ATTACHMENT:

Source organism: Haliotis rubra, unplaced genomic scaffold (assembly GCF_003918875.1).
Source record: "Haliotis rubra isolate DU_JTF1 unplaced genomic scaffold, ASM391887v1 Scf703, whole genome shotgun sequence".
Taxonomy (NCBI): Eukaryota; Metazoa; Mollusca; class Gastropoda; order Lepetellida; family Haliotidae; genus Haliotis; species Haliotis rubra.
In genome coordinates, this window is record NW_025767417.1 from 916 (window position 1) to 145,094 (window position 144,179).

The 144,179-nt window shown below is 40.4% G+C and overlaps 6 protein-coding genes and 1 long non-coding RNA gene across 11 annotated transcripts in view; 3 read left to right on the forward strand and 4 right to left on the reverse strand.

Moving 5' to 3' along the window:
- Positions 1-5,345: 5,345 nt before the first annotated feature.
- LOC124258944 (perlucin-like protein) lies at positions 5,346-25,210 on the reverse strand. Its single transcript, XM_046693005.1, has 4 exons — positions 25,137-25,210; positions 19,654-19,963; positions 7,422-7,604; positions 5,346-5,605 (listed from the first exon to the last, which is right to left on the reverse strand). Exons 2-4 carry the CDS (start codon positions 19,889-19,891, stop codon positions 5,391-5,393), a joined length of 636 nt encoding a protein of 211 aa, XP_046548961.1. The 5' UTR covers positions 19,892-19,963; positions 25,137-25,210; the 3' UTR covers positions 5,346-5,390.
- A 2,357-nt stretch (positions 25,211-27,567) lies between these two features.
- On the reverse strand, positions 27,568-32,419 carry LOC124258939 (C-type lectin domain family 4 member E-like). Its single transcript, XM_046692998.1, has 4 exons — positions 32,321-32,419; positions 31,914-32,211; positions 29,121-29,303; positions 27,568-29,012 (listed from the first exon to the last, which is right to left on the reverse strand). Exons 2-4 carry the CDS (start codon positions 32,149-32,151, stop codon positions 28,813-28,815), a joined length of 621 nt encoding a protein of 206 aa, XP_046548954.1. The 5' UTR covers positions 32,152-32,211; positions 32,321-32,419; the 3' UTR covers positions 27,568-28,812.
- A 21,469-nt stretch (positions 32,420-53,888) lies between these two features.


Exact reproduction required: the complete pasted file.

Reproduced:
Source organism: Haliotis rubra, unplaced genomic scaffold (assembly GCF_003918875.1).
Source record: "Haliotis rubra isolate DU_JTF1 unplaced genomic scaffold, ASM391887v1 Scf703, whole genome shotgun sequence".
Taxonomy (NCBI): Eukaryota; Metazoa; Mollusca; class Gastropoda; order Lepetellida; family Haliotidae; genus Haliotis; species Haliotis rubra.
In genome coordinates, this window is record NW_025767417.1 from 916 (window position 1) to 145,094 (window position 144,179).

The 144,179-nt window shown below is 40.4% G+C and overlaps 6 protein-coding genes and 1 long non-coding RNA gene across 11 annotated transcripts in view; 3 read left to right on the forward strand and 4 right to left on the reverse strand.

Moving 5' to 3' along the window:
- Positions 1-5,345: 5,345 nt before the first annotated feature.
- LOC124258944 (perlucin-like protein) lies at positions 5,346-25,210 on the reverse strand. Its single transcript, XM_046693005.1, has 4 exons — positions 25,137-25,210; positions 19,654-19,963; positions 7,422-7,604; positions 5,346-5,605 (listed from the first exon to the last, which is right to left on the reverse strand). Exons 2-4 carry the CDS (start codon positions 19,889-19,891, stop codon positions 5,391-5,393), a joined length of 636 nt encoding a protein of 211 aa, XP_046548961.1. The 5' UTR covers positions 19,892-19,963; positions 25,137-25,210; the 3' UTR covers positions 5,346-5,390.
- A 2,357-nt stretch (positions 25,211-27,567) lies between these two features.
- On the reverse strand, positions 27,568-32,419 carry LOC124258939 (C-type lectin domain family 4 member E-like). Its single transcript, XM_046692998.1, has 4 exons — positions 32,321-32,419; positions 31,914-32,211; positions 29,121-29,303; positions 27,568-29,012 (listed from the first exon to the last, which is right to left on the reverse strand). Exons 2-4 carry the CDS (start codon positions 32,149-32,151, stop codon positions 28,813-28,815), a joined length of 621 nt encoding a protein of 206 aa, XP_046548954.1. The 5' UTR covers positions 32,152-32,211; positions 32,321-32,419; the 3' UTR covers positions 27,568-28,812.
- A 21,469-nt stretch (positions 32,420-53,888) lies between these two features.